Dynamic simulation of China’s carbon emission reduction potential by 2020

Abstract

Along with the rapid economic development of China, carbon dioxide (CO\(_{2}\)) emissions will inevitable rise in the future. This will happen even though the Chinese government has made a series of attempts to constrain the CO\(_{2}\)-emissions, and is committed to reduce its CO\(_{2}\)-emissions per unit of gross domestic product (GDP) by 40–45 % (1,045–1,140 tons/million dollars) by 2020 from 2005 levels. However, according to estimates the total amount of CO\(_{2}\)-emissions will grow to more than 13 billion tons, and the carbon intensity will be twice of the world average. In order to improve this situation, this research study will construct a comprehensive dynamic simulation model to forecast China’s CO\(_{2}\)-emissions and GDP development under different energy structure adjustment plans and carbon intensity constraints from 2008 to 2020. In addition, find out the trade-off between Chinese carbon intensity reduction and economic development. The comprehensive model we constructed includes a CO\(_{2}\)-emissions model, an energy balance model, and a socio-economic model. Through a dynamic simulation analysis established by LINGO programming, this study provides the proper carbon intensity that China can achieve under the current situation, lie 1,040 tons/million dollars in 2020 (a 45 % reduction compared with the situation in 2005), while the CO\(_{2}\)-emissions will be 12.51 billion tons, the proportion of non-fossil energy 15 %, and the average annual increase in GDP 9 %. This research provides an effective method to estimate the interaction between economic growth and CO\(_{2}\)-emissions reduction, with alternative energy utilization in the future.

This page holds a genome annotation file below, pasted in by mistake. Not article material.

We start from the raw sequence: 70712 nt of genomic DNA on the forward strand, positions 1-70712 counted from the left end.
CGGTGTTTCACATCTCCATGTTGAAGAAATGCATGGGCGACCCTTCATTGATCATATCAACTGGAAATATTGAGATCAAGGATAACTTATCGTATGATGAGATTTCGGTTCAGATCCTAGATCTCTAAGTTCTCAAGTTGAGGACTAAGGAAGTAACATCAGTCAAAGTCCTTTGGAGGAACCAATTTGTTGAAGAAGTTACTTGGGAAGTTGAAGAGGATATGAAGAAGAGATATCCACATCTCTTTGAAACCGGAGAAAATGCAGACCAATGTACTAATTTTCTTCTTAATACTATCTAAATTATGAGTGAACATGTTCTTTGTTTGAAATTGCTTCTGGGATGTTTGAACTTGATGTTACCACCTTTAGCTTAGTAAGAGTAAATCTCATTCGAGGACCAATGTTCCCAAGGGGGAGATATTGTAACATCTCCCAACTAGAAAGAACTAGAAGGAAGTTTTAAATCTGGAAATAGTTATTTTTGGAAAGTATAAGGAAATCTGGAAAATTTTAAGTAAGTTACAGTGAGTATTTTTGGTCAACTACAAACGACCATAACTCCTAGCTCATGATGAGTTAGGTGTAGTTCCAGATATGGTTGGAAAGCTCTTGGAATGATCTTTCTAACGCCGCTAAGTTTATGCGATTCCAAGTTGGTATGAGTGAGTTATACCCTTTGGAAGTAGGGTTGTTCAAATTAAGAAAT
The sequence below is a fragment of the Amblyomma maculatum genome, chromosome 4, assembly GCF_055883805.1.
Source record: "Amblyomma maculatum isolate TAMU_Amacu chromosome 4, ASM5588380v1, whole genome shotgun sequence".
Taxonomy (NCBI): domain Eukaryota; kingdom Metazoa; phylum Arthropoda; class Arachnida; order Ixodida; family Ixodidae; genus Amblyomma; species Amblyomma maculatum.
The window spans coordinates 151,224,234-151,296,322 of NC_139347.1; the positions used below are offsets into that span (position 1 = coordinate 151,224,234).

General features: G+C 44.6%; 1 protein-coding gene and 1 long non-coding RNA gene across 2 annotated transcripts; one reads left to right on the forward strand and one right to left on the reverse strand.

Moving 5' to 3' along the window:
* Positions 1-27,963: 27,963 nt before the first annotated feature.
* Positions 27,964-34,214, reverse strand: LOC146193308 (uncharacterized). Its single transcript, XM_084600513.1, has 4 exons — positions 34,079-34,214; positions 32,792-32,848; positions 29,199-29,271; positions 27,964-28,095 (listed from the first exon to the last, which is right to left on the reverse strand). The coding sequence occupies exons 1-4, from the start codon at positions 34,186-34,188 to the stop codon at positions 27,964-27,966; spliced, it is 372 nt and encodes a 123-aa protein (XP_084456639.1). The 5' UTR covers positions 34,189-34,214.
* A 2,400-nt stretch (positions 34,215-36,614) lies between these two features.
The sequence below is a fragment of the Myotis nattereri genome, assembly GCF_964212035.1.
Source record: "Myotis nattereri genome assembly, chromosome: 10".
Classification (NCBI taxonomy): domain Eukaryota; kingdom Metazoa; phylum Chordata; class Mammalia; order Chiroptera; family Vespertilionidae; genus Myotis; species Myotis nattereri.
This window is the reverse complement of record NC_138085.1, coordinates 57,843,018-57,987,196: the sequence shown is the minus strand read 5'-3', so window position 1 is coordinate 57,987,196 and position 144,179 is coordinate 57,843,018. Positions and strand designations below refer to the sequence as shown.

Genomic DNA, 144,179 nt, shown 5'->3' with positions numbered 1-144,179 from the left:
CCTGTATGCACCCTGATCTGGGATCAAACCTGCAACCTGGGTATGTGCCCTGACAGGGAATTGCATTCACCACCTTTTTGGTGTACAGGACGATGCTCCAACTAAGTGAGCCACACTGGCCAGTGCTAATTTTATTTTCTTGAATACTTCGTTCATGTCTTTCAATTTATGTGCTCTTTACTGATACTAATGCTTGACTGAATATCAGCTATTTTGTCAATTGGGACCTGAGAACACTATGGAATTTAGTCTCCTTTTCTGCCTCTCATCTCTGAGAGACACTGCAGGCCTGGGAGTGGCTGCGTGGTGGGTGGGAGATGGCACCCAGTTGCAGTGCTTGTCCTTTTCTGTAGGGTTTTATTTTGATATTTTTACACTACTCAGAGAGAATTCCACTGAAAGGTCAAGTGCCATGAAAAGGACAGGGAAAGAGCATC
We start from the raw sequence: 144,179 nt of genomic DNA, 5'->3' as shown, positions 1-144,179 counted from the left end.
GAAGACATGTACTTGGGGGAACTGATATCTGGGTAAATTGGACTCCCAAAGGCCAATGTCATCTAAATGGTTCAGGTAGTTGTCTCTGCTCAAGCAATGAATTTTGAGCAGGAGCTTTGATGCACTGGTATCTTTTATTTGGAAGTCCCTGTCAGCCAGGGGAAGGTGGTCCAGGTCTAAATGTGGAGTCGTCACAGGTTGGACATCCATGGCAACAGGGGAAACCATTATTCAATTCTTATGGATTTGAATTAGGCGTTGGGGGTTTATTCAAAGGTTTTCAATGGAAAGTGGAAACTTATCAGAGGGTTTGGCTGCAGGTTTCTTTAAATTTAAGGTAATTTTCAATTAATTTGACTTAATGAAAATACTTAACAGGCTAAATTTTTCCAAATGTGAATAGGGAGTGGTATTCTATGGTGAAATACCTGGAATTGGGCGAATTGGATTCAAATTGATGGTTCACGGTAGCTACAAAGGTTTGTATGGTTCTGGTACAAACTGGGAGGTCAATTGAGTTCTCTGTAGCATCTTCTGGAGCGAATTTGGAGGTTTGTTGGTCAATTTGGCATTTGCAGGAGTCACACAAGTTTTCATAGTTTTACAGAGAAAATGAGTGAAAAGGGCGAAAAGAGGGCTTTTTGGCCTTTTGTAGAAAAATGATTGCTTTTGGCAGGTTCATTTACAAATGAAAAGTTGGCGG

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Correspondence to Feng Xu.

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Xu, F., Xiang, N., Yan, J. et al. Dynamic simulation of China’s carbon emission reduction potential by 2020. Lett Spat Resour Sci 8, 15–27 (2015). https://doi.org/10.1007/s12076-014-0120-4

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Keywords

  • Dynamic simulation
  • CO\(_{2}\)-emissions
  • Carbon intensity
  • China

JEL Classification

  • C61
  • O21
  • Q54